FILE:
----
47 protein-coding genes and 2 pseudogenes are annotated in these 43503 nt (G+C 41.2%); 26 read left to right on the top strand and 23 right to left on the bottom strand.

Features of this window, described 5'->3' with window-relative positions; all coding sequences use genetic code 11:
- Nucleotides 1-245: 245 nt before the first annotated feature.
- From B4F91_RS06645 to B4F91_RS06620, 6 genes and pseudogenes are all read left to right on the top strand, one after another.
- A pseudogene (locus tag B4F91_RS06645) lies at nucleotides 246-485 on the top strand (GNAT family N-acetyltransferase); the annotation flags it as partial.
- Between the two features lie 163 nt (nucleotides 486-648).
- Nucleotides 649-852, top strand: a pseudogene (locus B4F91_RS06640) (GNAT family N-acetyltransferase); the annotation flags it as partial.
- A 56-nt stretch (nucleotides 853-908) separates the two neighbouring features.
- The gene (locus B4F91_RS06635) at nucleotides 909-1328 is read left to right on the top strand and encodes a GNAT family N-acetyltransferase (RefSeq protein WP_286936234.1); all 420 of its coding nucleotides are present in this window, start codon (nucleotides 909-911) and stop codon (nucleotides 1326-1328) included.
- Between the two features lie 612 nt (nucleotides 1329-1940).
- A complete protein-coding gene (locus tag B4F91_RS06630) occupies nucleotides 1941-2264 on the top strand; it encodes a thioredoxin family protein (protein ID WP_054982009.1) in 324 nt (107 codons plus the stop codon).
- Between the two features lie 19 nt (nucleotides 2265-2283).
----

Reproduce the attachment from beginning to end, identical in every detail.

47 protein-coding genes and 2 pseudogenes are annotated in these 43503 nt (G+C 41.2%); 26 read left to right on the top strand and 23 right to left on the bottom strand.

Features of this window, described 5'->3' with window-relative positions; all coding sequences use genetic code 11:
- Nucleotides 1-245: 245 nt before the first annotated feature.
- From B4F91_RS06645 to B4F91_RS06620, 6 genes and pseudogenes are all read left to right on the top strand, one after another.
- A pseudogene (locus tag B4F91_RS06645) lies at nucleotides 246-485 on the top strand (GNAT family N-acetyltransferase); the annotation flags it as partial.
- Between the two features lie 163 nt (nucleotides 486-648).
- Nucleotides 649-852, top strand: a pseudogene (locus B4F91_RS06640) (GNAT family N-acetyltransferase); the annotation flags it as partial.
- A 56-nt stretch (nucleotides 853-908) separates the two neighbouring features.
- The gene (locus B4F91_RS06635) at nucleotides 909-1328 is read left to right on the top strand and encodes a GNAT family N-acetyltransferase (RefSeq protein WP_286936234.1); all 420 of its coding nucleotides are present in this window, start codon (nucleotides 909-911) and stop codon (nucleotides 1326-1328) included.
- Between the two features lie 612 nt (nucleotides 1329-1940).
- A complete protein-coding gene (locus tag B4F91_RS06630) occupies nucleotides 1941-2264 on the top strand; it encodes a thioredoxin family protein (protein ID WP_054982009.1) in 324 nt (107 codons plus the stop codon).
- Between the two features lie 19 nt (nucleotides 2265-2283).